I can't believe it, but the entire box is now up. All the wall and roof panels have been installed. As you may recall the second floor was a bit of a learning curve for everyone, but when it came to the last level, everything went together as expected. LightShip Group, the firm making the panels, took all the field experiences that we had with the first install, went back to the shop and turned out 100 percent perfect panels for my third floor walls and roof.
Building this house has been a constant learning experience, and today was no exception. My original plan was to build the walls from special insulated structural panels from Kama-Eebs, add some simple "X" braces to control shear, and throw on some housewrap before attaching my siding. And that would have been the cheapest and most ideal solution, but the more I looked at the final Kama panels installed the more I began to question the wisdom of that idea.
We recently installed the panel roof system over the kitchen area and hit the first of our inevitable early-adopter glitches. The roof panels are 11 inches thick and much heavier than the wall panels, as they have much more embedded steel to carry both my green roof and the snow load here in upstate New York. The things are dense and required a serious effort for two to carry around. Even with all that beefiness, the engineer asked me to put a horizontal steel beam through the middle of the room for added support. The panels were supposed to meet at the beam and fit seamlessly together. The key words there: supposed to. Read on for the reality.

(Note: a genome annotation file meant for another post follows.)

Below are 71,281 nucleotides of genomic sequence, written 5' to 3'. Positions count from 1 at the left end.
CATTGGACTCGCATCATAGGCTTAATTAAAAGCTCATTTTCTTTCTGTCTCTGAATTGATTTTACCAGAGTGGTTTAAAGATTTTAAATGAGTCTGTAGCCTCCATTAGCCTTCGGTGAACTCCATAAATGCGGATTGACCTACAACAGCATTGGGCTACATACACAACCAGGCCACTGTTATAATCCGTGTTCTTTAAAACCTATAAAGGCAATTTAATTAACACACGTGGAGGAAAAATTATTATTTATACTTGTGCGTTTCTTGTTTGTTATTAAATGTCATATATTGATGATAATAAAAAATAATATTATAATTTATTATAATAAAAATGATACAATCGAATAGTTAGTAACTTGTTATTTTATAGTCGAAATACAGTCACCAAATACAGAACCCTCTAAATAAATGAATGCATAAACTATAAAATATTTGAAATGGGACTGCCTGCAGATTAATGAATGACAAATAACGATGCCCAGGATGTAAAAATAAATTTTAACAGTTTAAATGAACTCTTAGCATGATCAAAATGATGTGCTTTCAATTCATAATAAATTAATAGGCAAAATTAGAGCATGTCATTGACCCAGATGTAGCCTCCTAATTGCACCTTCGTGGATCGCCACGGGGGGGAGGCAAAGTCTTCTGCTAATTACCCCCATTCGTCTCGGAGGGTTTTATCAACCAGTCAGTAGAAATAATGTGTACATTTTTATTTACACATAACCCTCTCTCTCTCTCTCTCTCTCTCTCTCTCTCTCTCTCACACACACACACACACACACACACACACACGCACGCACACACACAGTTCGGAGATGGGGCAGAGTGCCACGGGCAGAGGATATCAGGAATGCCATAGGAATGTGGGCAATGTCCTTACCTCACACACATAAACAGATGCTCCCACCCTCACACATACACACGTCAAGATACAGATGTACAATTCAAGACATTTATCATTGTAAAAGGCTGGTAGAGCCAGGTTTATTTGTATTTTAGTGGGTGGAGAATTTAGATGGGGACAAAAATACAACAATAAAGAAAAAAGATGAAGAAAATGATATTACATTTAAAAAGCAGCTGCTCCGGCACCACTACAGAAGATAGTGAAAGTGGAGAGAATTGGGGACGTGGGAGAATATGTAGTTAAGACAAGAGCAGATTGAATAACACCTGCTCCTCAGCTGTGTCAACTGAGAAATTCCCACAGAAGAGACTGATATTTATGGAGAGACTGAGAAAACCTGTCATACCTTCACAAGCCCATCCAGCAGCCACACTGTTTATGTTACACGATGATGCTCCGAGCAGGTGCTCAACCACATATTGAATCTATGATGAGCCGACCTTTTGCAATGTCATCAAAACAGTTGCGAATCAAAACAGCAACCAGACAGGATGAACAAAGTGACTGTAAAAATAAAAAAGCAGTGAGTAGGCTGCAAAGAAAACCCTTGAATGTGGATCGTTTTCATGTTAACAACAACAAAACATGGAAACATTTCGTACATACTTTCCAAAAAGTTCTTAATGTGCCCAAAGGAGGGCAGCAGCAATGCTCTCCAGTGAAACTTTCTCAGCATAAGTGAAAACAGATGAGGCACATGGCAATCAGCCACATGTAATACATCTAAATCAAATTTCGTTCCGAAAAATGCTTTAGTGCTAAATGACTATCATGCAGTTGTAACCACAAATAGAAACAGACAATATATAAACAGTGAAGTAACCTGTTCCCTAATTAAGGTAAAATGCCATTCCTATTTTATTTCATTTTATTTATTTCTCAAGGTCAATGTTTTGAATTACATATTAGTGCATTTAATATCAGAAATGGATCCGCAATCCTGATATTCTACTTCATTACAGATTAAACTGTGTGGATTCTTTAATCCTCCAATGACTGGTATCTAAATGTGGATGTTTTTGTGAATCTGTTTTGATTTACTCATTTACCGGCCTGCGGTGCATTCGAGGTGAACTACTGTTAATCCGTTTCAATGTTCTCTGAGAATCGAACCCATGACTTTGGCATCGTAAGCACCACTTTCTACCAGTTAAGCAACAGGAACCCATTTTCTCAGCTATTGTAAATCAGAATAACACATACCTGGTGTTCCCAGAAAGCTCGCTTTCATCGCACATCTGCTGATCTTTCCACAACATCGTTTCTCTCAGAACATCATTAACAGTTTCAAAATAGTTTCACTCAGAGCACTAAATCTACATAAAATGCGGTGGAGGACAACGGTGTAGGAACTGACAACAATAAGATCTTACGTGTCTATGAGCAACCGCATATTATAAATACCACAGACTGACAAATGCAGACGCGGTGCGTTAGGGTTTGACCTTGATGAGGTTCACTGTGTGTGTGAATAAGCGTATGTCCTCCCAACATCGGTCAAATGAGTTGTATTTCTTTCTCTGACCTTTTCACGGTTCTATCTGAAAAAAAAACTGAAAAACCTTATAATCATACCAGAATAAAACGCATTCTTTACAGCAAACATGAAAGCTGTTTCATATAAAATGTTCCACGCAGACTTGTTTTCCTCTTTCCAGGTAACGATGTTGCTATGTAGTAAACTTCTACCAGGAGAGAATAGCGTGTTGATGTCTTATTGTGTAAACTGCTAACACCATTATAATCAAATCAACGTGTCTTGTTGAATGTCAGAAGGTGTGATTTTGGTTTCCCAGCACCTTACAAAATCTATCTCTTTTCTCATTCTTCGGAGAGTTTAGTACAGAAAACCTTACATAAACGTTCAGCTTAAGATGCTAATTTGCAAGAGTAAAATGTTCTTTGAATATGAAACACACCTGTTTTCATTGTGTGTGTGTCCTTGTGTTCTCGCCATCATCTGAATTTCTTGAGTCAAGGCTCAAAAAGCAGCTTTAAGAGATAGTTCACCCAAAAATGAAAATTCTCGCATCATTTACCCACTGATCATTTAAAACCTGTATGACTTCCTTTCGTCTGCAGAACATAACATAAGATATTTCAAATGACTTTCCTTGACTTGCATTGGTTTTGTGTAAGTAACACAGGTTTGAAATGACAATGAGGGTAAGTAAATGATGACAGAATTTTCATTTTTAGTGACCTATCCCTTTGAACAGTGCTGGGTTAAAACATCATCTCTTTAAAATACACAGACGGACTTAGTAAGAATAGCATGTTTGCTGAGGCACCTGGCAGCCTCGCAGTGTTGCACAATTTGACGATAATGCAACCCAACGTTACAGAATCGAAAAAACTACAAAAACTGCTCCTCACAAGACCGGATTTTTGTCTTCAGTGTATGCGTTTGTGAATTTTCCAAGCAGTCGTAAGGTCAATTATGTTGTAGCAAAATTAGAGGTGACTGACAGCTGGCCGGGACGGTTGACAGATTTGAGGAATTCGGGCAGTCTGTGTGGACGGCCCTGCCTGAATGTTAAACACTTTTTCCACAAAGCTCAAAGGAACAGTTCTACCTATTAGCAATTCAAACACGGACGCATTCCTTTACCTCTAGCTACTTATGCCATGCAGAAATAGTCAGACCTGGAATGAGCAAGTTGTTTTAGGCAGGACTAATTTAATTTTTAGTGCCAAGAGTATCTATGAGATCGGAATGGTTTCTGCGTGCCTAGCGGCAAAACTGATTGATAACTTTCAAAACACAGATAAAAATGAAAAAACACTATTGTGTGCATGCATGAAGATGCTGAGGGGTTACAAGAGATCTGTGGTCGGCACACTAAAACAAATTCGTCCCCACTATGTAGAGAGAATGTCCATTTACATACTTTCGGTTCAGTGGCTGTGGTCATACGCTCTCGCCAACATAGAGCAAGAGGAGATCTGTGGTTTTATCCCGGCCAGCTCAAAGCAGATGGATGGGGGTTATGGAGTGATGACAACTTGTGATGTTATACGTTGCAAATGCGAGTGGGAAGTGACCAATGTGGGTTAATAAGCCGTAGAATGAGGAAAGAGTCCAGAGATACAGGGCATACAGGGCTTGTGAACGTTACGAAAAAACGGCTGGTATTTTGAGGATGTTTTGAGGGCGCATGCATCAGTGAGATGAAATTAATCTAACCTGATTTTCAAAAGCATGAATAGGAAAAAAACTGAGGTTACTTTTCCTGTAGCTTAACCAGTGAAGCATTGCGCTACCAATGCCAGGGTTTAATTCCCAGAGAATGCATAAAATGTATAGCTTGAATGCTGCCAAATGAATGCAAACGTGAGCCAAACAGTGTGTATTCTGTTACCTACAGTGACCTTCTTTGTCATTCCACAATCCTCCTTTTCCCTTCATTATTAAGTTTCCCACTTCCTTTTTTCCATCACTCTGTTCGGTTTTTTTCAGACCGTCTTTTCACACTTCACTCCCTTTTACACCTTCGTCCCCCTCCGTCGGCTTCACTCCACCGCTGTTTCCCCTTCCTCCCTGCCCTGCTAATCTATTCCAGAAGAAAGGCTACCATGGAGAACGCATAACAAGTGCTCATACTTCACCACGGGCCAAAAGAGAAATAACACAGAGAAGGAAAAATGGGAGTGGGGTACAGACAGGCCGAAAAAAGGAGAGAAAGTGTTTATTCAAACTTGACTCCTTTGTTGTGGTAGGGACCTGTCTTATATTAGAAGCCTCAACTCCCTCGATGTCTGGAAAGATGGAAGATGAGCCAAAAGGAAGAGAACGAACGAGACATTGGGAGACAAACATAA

One of the most unique things about my green home is the walls: instead of a standard "stick-frame" construction, I'm using special insulated panels from a company called Kama-Eebs, which have all sorts of advantages in efficiency and heat retention.